I just read Andrew Leigh’s new book that he will launch July 1st in Canberra, July 2nd in Melbourne, and July 3rd in Sydney. I encourage you to attend one of these because it’s a ‘good yarn’.

In this new book, Andrew makes a plea for an egalitarian Australia that values mateship and that frowns on displays of wealth and inequality. He analyses the historical data on inequality, arguing that the low-point of inequality was reached in the 1970 and that Australia is currently becoming more unequal such that we have ‘returned’ to the levels of inequality in the 1930s. This leads Andrew to talk about the proximate causes and consequences of inequality, where he ultimately sides with the majority of Australians who dislike inequality.

You can see in this book Andrew Leigh’s passion for improving Australian society, as well as his great intellectual strengths: an easy anecdote-based writing style, a phenomenal memory for facts and names, and an almost unparalleled energy to ferret out data to illuminate his argument. He has dug up the prices of land and labour since the middle of the 19th century to see how labourers have fared relative to land owners; scoured the inheritance records since 1915 to see the reduction in wealth inequality from 1915 to the 1970s (with a virtual flat line since); combined data on top-income tax and transfers to arrive at long series for post-tax male gini-coefficients; found longitudinal data on the opinions of Australia about inequality; and of course he has dug through mountains of literature on inequality through the ages in Australia. I am always a bit in awe of Andrew’s easy command of facts and anecdotes and it is on full display in this book.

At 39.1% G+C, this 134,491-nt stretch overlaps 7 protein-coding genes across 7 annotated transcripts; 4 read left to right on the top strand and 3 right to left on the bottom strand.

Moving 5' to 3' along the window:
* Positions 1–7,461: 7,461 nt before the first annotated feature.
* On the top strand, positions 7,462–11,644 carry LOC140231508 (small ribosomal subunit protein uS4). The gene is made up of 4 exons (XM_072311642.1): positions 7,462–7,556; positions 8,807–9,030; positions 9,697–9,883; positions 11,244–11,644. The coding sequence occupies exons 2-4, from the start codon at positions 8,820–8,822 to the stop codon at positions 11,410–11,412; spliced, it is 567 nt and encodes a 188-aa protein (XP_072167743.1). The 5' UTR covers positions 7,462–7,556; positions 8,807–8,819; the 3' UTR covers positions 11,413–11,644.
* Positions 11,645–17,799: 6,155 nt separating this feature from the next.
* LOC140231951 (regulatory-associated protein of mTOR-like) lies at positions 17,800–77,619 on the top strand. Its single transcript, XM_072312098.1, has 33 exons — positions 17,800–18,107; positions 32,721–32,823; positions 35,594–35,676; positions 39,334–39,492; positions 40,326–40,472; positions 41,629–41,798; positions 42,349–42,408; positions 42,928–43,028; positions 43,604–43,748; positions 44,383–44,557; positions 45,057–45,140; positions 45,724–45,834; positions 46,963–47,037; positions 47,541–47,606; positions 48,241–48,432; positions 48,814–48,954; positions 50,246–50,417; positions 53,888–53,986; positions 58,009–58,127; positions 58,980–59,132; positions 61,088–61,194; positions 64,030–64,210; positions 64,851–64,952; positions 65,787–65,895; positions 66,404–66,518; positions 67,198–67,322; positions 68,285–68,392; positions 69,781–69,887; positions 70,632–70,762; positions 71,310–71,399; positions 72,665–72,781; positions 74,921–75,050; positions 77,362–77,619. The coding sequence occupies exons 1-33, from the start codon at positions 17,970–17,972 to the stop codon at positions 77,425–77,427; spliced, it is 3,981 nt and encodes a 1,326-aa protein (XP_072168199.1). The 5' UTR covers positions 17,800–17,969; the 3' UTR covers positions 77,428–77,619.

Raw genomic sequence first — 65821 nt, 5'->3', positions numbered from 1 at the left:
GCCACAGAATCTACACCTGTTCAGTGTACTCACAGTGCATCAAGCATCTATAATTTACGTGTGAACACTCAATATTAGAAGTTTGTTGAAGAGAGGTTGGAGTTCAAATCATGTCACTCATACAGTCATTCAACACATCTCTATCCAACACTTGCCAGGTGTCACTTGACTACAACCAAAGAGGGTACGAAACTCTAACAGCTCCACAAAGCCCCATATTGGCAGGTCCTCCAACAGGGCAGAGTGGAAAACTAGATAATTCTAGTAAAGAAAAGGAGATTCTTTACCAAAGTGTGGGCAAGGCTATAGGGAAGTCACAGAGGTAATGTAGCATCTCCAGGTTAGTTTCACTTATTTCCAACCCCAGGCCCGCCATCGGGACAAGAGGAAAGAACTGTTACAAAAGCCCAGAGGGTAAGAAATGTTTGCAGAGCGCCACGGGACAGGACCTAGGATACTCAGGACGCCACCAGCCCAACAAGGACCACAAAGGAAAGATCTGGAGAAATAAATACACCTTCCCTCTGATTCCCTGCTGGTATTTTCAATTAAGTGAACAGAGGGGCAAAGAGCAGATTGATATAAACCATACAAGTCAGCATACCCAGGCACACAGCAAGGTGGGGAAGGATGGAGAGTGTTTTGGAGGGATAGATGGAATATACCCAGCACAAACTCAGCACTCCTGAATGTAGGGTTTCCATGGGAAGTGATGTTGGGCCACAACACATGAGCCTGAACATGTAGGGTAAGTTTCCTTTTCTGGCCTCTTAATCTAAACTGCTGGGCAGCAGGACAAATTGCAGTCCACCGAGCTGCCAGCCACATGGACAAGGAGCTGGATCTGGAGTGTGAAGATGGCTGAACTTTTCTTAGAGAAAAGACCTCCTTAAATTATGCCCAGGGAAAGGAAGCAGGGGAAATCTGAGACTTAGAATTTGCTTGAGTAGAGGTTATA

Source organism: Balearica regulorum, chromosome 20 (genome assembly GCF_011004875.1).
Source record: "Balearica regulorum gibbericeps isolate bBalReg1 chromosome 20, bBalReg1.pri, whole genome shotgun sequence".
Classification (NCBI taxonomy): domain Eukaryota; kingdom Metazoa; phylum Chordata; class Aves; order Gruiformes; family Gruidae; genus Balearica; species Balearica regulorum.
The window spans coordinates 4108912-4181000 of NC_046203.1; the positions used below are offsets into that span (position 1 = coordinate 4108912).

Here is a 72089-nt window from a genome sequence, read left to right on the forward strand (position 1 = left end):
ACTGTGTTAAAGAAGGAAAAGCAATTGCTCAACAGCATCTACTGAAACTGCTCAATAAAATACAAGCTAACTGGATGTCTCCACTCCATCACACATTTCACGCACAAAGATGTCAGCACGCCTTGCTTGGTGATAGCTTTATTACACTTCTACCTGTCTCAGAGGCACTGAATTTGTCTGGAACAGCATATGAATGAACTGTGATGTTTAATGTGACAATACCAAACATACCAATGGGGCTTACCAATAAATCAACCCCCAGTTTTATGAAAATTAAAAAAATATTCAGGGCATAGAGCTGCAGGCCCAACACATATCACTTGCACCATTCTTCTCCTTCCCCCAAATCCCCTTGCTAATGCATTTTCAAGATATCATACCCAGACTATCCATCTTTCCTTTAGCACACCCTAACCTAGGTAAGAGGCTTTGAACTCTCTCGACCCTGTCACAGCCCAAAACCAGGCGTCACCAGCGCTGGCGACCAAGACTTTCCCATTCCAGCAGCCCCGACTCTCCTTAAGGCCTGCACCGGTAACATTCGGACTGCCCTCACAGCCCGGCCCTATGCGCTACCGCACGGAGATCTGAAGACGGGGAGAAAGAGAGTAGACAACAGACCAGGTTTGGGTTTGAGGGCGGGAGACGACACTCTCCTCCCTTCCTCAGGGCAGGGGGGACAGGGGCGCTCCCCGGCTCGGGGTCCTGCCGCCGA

Andrew’s basic contention also seems pretty solid to me, which is that income inequality was high at the end of the 19th century, has gone through almost 60 years of decline since the first World War, and is in recent decades on the up again. Because the welfare system has expanded hugely in the last 50 years, income inequality overstates the actual degree of consumption inequality and hence one should probably see the current situation more as a slight reversal in the high equality achieved in the 70s rather than a true return to the days of the 19th century, but the trend is clear. Andrew essentially sees this rise in inequality as normatively bad in that greater inequality offends his sensibilities and he fears it would eventually lead to a society most of us do not want.

Along the way, Andrew constructs a narrative of inequality in Australia over the last 250 years with many charming factoids to keep the reader smiling, such as that Rugby League split off from rugby union because the working men playing rugby league wanted to be paid for their efforts rather than impoverish their families by indulging in the upper-class hobby of rugby union. The story of how the early governors of Australia failed to uphold equality because they found that giving more land to the more successful and bigger farmers simply meant more food production than handing out land to many inefficient farmers, is similarly enlightening: it shows how inequality truly can be good for a whole country in some circumstances simply because some people are more efficient with resources than others.

Andrew’s eventual policy prescriptions are a combination of the politically expedient and the basic advice to the poor of following the habits of the rich: somewhat Tony-Blair style, Andrew claims Australia is in danger of losing what is good about it, and then advocates the state to look after the weakest, the poor to look after their children in the way the rich do, and for Australia to maintain the pillars of the current labour party (the unions).